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Monday, August 14, 2006

Reflecting on Earnings & What To Expect Going Further In Terms of Earnings Trends

By Yaser Anwar, CSC of Equity Investment Advisors

For the 2nd Q of 2006, S&P 500 companies enjoyed record profits, which climbed by more than 10% for the 12th consecutive quarter - matching the longest streak since 1950.

The MidEast conflict, volatile energy prices, and choppy jobs and retail sales reports, weaker than expected GDP growth and higher than expected inflation numbers have investors biting their nails and holding their cash. In short as the “E” has been moving up, the PE has been moving down, leaving the “P” basically unchanged

Earnings for American firms shot up by an average of 19% on the back of energy producers, which, "bolstered by record oil prices, regained their standing as the fastest-growing industry group."

I'm seeing sub-par growth from both tech & consumer discretionary. Investors should note that Consumer Staples, a safe haven in cyclical downturns, comes in last in terms of median earnings growth. However, the sector has started to show some upward momentum in its estimate revisions. We wouldn’t expect he group to leap to the head of the growth charts anytime soon, but the news is not all dismal in the sector.

"Oil and gas companies reported a 45% increase on average, the largest among the index's 10 main industry groups," the news service reported. "Earnings at Marathon Oil Corp., the fourth-largest U.S. energy company, and Valero Energy Corp., the country's biggest refiner, more than doubled. Crude-oil futures averaged $70.72 a barrel in the quarter, 33% higher than a year earlier." That marked Valero's largest quarterly profit ever, annihilating Wall Street's predictions.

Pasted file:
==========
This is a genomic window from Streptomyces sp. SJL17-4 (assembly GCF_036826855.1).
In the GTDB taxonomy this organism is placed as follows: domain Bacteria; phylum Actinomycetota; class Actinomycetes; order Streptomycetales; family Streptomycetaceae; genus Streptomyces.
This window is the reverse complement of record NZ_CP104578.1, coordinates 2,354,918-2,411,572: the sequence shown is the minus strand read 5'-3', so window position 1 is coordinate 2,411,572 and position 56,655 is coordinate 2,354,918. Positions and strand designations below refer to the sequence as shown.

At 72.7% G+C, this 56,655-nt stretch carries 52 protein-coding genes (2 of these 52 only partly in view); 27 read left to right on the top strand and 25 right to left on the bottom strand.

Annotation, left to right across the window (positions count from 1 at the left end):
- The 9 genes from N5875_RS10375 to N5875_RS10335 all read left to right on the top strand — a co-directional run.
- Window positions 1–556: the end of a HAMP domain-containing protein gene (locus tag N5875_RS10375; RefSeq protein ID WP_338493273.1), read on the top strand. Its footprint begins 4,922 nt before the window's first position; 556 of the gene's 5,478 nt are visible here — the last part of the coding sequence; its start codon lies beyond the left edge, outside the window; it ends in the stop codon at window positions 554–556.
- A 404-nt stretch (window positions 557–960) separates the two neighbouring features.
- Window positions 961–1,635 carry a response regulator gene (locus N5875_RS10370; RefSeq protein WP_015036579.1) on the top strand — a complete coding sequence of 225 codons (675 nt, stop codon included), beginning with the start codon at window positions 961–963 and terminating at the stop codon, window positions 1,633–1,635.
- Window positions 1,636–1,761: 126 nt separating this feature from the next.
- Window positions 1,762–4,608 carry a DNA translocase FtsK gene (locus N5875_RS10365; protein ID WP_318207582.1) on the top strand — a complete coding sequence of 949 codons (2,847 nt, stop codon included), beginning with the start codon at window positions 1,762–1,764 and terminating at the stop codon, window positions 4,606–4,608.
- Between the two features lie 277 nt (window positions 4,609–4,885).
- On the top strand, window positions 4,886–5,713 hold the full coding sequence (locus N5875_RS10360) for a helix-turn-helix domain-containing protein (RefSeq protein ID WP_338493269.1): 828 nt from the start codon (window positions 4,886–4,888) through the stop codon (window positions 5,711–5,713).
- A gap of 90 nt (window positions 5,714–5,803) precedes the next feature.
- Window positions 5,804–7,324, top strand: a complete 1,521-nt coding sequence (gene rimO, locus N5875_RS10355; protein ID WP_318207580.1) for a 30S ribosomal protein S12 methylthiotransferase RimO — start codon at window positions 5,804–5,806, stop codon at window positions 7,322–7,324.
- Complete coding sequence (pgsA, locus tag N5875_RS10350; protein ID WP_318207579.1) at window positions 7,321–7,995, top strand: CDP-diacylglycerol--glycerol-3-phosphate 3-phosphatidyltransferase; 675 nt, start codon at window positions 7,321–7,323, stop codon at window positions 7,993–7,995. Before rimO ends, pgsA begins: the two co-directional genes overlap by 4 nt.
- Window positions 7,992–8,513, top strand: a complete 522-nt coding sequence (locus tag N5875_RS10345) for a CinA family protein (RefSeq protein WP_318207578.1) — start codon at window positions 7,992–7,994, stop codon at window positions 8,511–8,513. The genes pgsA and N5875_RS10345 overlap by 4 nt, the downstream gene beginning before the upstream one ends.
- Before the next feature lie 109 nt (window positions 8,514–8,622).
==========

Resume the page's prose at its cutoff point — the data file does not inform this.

The AP reported that "San Antonio-based Valero said today its net income after paying preferred dividends grew to $1.9 billion, or $2.98 per share, for the three months ended June 30 from $843 million, or $1.53 per share, a year ago."

Valero's CEO Bill Klesse said in a statement that slower growth in refining capacity - coupled with more exacting fuel specifications and continued demand growth - should ensure a tight supply-and-demand balance for the foreseeable future.

"The company said third-quarter earnings will come in above latest-quarter results and 'substantially higher' than the current average analyst estimate of $2.44 per share."

As the energy juggernaut rakes in record profits, that success may be taking its toll on other industries.

The differential between the earnings yield of the S&P 500 and the yield on the U.S. Ten-year Treasury Note is high enough that private equity investors will privatize publicly traded companies which is good news for mid-cap stocks. Corporate balance sheets continue to maintain record amounts of cash and many large companies are actively pursuing stock buybacks effectively boosting earnings per share by reducing the shares outstanding.

"The consumer discretionary group, which includes retailers, homebuilders and automakers, had the worst performance in the S&P 500. Earnings rose 4.3% on average, with about 71% of 86 companies reporting."

The median firm in the S&P SmallCap 600 index should report year over year earnings growth of 9.1% in the second quarter of 2006. The median firm in the S&P 500 is currently only expected to report 8.1% year over year earnings growth in the second quarter.

Although small-cap stocks are no longer trading at a discount to large-cap stocks based on forward PE multiples, small-cap stocks continue to grow earnings at a faster rate and on a growth adjusted basis small-cap stocks remain more attractive than large-cap stocks.

On balance, analysts are continuing to raise earnings estimates. Over the last month, a total of 648 estimates for fiscal year 2006 were raised and only 520 were cut (a ratio of 1.25). For fiscal year 2007, 538 estimates were raised versus 447 cuts (a ratio of 1.20). These ratios are a bullish sign for the market.

As one analyst tells the news service, the higher oil prices and continued rising interest rates "both have been a broad and regressive tax on consumers.''

Profit margins as a % of GDP should come back down as the economy go through mid-cycle slowdowns. Historically, corporate profits have been one of the first variables of adjustments in economic cycles.

Sources: Zacks, Bloomberg & AP

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